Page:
Question: I have lived in Aptos for 25 years and have never seen the coyote problem as bad as it is now. They are killing animals in the area, including beloved pets. We won’t let our dog out at night alone because we hear them yipping nearby, and they wake us up three to four times a week. Is it possible to trap, neuter and relocate (preferably somewhere else)? (Shelly)
Answer: Living with wildlife can bring challenges. Coyotes have adapted to diverse habitats across California, including urban and residential areas. They avoid humans by nature, but their behavior can change when they are allowed access to food sources, either intentionally or inadvertently. When coyotes become habituated to humans, they lose their fear and can cause property damage. Human-coyote conflicts can arise when a coyote goes after a pet or small livestock for food.
It is important to identify and remove potential attractants, or access to those attractants, from your property. This includes securing garbage and removing access to pet food and water, especially at night. Keep pets indoors at night and small livestock or poultry in fully secured enclosures. Eliminate areas on your property that coyotes could use for shelter such as openings under porches, dense bushes or low vegetation that provides cover. Also consider installing motion-activated lights and “coyote rollers” on fences to prevent coyotes from entering an enclosed yard. (A “coyote roller” is a rolling device installed at the top of a fence that prevents coyotes from using their front legs to hook over the fence to scale it. They have been shown to be effective if coyotes are coming into your property over the top of your fence.)
As per California Fish and Game Code, section 4152, you do not need a hunting license to take a coyote that has damaged your property. Nor do you need to apply for a depredation permit to remove a coyote that’s injured or killed your pets or livestock. If you plan to legally remove an animal because of damaged property, please check with your city or county to ensure you’re following all local ordinances, laws and regulations. Coyotes that are trapped may not be released elsewhere. You can also submit a wildlife incident report using the “Report a Wildlife Incident” tool on the California Department of Fish and Wildlife (CDFW) website.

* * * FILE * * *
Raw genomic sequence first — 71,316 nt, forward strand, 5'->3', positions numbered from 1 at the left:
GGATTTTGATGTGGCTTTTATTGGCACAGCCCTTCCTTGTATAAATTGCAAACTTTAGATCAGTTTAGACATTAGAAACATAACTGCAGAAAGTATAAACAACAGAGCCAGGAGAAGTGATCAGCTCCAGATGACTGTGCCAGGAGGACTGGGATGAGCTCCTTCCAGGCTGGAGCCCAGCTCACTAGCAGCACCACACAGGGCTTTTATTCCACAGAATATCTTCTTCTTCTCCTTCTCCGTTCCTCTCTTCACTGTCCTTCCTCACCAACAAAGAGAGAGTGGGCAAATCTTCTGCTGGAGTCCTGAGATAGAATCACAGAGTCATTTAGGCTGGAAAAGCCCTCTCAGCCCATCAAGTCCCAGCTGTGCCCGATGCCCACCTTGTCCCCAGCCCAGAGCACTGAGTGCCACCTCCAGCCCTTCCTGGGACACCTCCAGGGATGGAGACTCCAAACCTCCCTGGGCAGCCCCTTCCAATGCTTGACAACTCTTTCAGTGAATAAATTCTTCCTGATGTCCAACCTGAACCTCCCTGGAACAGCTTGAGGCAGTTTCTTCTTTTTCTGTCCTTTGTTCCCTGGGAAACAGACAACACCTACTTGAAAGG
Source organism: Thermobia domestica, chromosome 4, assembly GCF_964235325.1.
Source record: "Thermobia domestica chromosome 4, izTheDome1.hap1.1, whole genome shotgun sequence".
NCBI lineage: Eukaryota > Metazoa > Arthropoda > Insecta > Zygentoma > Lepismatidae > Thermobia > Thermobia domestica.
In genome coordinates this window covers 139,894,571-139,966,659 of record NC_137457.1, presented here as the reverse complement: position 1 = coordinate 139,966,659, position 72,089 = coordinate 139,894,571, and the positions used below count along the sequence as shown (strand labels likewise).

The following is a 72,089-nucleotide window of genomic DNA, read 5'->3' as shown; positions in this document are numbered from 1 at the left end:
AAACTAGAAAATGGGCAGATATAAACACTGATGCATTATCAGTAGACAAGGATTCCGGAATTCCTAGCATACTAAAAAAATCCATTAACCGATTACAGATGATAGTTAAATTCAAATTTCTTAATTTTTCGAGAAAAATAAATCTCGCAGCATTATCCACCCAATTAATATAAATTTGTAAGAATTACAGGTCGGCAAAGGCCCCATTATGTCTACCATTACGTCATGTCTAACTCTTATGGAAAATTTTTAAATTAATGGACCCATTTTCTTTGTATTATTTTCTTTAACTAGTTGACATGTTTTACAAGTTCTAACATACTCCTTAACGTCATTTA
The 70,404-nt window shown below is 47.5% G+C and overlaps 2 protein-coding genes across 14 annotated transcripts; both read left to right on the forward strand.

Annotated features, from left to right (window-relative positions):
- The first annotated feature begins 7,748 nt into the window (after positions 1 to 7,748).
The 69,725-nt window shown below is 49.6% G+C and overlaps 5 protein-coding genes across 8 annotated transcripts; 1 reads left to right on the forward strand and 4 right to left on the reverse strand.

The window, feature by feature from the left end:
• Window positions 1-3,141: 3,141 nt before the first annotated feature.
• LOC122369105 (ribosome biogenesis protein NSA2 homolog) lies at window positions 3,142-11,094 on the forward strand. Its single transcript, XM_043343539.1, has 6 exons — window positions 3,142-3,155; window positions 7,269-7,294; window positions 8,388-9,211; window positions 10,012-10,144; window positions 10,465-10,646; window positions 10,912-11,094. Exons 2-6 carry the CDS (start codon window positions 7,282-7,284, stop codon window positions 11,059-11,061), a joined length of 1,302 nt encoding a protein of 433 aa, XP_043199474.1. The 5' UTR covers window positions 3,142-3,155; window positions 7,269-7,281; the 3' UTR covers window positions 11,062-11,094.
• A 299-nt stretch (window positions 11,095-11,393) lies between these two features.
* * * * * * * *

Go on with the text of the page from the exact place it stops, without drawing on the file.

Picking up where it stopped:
Unfortunately, the trap, neuter and release model is not a feasible or effective method of population control for wildlife. Coyotes have an important role in our ecosystem and help control rodent populations. Safe coexistence with wildlife is possible.
Making your own barbless hook?
Question: Is there a test to see if “mashed” barbs are mashed enough? Also, is it an offense to be in possession of barbed flies while on no-barb water? (George)
Answer: A barbless hook is defined as a “hook from which the barb or barbs have been removed or completely bent closed, or which is manufactured without barbs,” per California Code of Regulations, Title 14, section 1.19. Barbless hooks are often required in coastal waters where protected species like steelhead come upstream. Further inland, barbless hooks are designated to protect trout, salmon and sturgeon from harm that can come from ingesting hooks or from losing scales due to being handled or netted. “Barbless requirements allow an angler to get the fish off the hook quickly with minimal handling,” said CDFW Capt. Todd Tognazzini.
If you’re attempting to create a barbless hook by bending the barbs, make sure the barbs are smooth enough so there are no protrusions. While there is no official test, try rubbing a piece of nylon or fabric along the barbed area. If the hook snags it would likely be considered barbed. If there’s no snag, you probably have a permissible barbless hook. The bottom line is that the bent barb should be so smooth that the hook can be removed from the fish without impediment.
There is no prohibition against possessing a barbed hook on your person or in your tackle box while angling in barbless only waters. A wildlife officer can issue a misdemeanor citation if they witness an angler fishing with a barbed hook in waters that prohibit using them.